XmlHttpRequest to pass a URL of an image to the server and get back its Base 64 encoded version so that you can load it into the web ink control. Unfortunately, I couldn't get it to load in the ink control. In any case, this is a good sample of how you can use
XmlHttpRequest to fetch data from server to load into your ink control, etc. I tried to use fetch from image URL, but you can fetch from database or file on server, etc. Also to note, I made use of my custom
XmlHttpRequest library for this (but you can use
XmlHttpRequest natively, for those of you who are proficient enough with it). See my other Code Project article titled "Web/HTTP Automation Libraries" for more information.
- See also my comment/forum post to this article for additional updates on web ink, web ink recognition, and IE and Firefox support.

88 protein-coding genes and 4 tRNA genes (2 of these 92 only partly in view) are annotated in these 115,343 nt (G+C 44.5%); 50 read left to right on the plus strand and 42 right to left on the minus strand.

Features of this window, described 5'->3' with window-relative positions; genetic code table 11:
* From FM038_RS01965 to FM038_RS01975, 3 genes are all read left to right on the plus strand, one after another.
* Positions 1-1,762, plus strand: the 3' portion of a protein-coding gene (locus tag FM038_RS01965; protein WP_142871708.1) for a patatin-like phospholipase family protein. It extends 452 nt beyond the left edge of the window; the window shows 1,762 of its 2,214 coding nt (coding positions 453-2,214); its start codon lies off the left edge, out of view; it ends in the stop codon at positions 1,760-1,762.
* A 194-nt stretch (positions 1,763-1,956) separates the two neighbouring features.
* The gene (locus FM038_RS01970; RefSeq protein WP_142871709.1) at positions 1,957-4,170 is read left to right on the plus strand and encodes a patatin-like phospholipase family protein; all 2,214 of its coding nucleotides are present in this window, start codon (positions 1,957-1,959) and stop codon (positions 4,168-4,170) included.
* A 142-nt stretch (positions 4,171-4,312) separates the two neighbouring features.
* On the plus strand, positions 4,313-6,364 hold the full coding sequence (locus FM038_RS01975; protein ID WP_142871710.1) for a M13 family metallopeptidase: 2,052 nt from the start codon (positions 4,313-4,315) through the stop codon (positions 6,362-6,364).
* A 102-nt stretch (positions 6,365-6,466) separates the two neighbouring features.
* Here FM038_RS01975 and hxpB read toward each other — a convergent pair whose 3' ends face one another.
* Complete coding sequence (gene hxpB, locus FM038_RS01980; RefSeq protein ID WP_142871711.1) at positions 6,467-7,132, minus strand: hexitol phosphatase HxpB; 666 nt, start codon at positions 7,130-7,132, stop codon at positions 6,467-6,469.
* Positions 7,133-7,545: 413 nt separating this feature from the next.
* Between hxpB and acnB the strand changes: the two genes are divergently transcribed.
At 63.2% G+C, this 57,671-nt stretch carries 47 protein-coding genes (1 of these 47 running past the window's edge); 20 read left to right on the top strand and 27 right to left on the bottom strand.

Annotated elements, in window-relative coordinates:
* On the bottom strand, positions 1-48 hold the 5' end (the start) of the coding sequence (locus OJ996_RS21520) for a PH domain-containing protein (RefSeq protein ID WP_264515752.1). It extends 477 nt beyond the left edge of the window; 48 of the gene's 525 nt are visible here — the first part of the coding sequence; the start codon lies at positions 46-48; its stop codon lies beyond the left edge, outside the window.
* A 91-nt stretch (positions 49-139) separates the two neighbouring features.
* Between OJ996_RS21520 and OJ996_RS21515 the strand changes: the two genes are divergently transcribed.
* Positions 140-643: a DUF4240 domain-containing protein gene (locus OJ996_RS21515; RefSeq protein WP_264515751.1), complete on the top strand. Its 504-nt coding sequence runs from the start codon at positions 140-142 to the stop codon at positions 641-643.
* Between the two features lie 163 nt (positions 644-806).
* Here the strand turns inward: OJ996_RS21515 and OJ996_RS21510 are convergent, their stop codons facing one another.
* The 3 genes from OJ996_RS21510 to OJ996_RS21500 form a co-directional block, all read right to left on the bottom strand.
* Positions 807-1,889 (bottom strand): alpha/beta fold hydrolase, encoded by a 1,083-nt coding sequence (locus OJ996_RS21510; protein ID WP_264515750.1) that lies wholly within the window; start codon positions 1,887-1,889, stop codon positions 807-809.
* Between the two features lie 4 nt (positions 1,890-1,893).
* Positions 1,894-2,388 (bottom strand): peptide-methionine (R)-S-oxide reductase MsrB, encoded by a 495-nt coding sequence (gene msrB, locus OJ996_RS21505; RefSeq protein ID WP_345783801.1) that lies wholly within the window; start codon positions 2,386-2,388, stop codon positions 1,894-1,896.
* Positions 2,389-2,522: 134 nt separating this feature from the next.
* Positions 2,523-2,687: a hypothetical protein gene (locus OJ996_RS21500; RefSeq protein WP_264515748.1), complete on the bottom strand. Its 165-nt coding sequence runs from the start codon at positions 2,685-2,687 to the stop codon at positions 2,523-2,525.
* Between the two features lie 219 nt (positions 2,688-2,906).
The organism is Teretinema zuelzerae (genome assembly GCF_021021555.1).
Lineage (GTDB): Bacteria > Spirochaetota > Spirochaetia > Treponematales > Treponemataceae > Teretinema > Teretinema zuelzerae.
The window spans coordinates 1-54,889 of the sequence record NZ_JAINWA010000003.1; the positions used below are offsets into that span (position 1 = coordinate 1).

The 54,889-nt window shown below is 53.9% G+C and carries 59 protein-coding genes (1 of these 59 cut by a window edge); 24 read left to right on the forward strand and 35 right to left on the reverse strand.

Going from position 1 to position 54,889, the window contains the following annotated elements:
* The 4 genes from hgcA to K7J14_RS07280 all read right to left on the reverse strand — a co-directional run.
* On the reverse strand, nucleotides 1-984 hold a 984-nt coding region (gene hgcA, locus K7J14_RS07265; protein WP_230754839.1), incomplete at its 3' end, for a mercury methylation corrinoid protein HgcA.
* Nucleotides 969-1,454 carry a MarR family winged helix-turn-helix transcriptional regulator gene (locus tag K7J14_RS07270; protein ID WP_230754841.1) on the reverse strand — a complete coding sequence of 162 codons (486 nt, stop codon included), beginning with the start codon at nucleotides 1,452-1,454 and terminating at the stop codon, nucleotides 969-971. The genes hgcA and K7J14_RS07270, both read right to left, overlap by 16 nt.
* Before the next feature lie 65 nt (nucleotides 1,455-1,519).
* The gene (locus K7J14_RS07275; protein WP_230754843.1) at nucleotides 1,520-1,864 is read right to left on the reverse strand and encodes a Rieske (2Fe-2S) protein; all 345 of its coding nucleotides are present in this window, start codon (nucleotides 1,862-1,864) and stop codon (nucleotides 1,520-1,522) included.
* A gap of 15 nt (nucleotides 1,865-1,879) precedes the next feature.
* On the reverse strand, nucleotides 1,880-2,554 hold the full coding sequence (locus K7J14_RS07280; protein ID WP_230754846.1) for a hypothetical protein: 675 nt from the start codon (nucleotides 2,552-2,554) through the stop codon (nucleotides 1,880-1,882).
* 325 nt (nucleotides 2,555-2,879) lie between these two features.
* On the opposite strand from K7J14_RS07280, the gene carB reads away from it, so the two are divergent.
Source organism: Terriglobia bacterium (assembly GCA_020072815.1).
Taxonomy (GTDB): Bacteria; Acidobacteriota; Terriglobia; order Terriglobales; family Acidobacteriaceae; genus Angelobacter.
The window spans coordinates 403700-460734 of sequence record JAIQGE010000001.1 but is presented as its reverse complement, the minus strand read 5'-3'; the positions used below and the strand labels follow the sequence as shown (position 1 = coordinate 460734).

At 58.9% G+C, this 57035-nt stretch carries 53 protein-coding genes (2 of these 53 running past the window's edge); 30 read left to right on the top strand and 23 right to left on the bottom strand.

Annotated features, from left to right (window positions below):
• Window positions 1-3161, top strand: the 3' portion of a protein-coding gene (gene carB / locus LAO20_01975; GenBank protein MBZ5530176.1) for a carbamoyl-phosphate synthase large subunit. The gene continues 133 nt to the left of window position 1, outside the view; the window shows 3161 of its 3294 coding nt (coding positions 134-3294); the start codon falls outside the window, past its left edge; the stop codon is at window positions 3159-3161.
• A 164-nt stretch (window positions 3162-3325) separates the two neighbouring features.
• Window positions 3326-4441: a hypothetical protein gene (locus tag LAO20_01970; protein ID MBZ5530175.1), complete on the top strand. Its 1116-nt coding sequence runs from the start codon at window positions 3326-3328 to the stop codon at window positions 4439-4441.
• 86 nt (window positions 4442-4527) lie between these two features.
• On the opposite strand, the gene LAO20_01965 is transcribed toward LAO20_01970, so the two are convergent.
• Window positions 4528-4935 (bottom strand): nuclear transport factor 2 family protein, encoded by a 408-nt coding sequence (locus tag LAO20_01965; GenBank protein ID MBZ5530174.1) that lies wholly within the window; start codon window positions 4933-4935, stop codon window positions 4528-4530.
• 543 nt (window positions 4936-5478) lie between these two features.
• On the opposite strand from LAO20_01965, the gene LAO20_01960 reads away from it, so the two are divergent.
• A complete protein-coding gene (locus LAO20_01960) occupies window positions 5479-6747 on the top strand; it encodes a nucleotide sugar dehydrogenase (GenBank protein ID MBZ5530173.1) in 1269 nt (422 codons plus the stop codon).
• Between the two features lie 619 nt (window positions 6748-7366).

- Scrolling causes problems with accessing form elements & selecting text, etc. This might be a browser or .NET rendering problem. Therefore, if you use a lot of form controls or have a lot of content below or above the control, etc., it is recommended that the webpage be viewed in full screen browser mode OR in portrait orientation (for Tablet PCs only) to minimize scrolling. Otherwise, consider having less controls or content on the page.
- Not all implemented control methods are supported when running the control over the web & some don't necessarily work as intended, so be aware of that.
- Restore feature may require you to click twice to load ink from backup.
- Load Ink from URL feature currently not working with ink control. Kept in demo project as an example of how to attempt this.